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  • List price


    The list price, also known as the manufacturer's suggested retail price (MSRP), or the recommended retail price (RRP), or the suggested retail price (SRP), of a product is the price at which the manufacturer recommends that the retailer sell the product. The intention was to help to standardize prices among locations. While some stores always sell at, or below, the suggested retail price, others do so only when items are on sale or closeout/clearance. Suggested pricing methods may conflict with competition theory, as they allow prices to be set higher than would otherwise be the case, potentially negatively affecting consumers. However, resale price maintenance goes further than this and is illegal in many regions. Much of the time, stores charge less than the suggested retail price, depending upon the actual wholesale cost of each item, usually purchased in bulk from the manufacturer, or in smaller quantities through a distributor. In certain supply chains, where a manufacturer sells to a wholesale distributor, and the distributor in turn sells to a reseller, the use of SRP is used to denote Suggested Reseller Price.

  • Market price


    In economics, market price is the economic price for which a good or service is offered in the marketplace. It is of interest mainly in the study of microeconomics. Market value and market price are equal only under conditions of market efficiency, equilibrium, and rational expectations. On restaurant menus, "market price" (often abbreviated to m.p. or mp) is written instead of a specific price, meaning "price of dish depends on market price of ingredients, and price is available upon request", and is particularly used for seafood, notably lobsters and oysters.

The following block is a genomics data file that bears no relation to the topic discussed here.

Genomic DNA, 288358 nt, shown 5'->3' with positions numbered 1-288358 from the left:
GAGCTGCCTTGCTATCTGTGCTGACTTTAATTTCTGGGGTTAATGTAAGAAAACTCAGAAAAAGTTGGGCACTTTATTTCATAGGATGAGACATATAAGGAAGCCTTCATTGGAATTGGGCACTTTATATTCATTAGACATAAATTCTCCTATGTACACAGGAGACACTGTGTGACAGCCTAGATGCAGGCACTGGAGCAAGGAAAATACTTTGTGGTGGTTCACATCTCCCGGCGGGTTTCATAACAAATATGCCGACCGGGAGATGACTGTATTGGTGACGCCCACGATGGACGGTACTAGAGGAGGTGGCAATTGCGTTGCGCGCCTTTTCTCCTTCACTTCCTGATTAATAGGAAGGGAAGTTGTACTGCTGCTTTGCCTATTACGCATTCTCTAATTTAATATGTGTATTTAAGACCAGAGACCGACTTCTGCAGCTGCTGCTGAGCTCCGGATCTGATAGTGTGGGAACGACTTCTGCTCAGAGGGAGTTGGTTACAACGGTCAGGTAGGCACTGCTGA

• Pricing


    A price tag is a highly visual and objective guide to valuePricing is the process whereby a business sets the price at which it will sell its products and services, and may be part of the business's marketing plan. In setting prices, the business will take into account the price at which it could acquire the goods, the manufacturing cost, the market place, competition, market condition, brand, and quality of product. Pricing is a fundamental aspect of financial modeling and is one of the four Ps of the marketing mix, the other three aspects being product, promotion, and place. Price is the only revenue generating element amongst the four Ps, the rest being cost centers. However, the other Ps of marketing will contribute to decreasing price elasticity and so enable price increases to drive greater revenue and profits. Pricing can be a manual or automatic process of applying prices to purchase and sales orders, based on factors such as: a fixed amount, quantity break, promotion or sales campaign, specific vendor quote, price prevailing on entry, shipment or invoice date, combination of multiple orders or lines, and many others.

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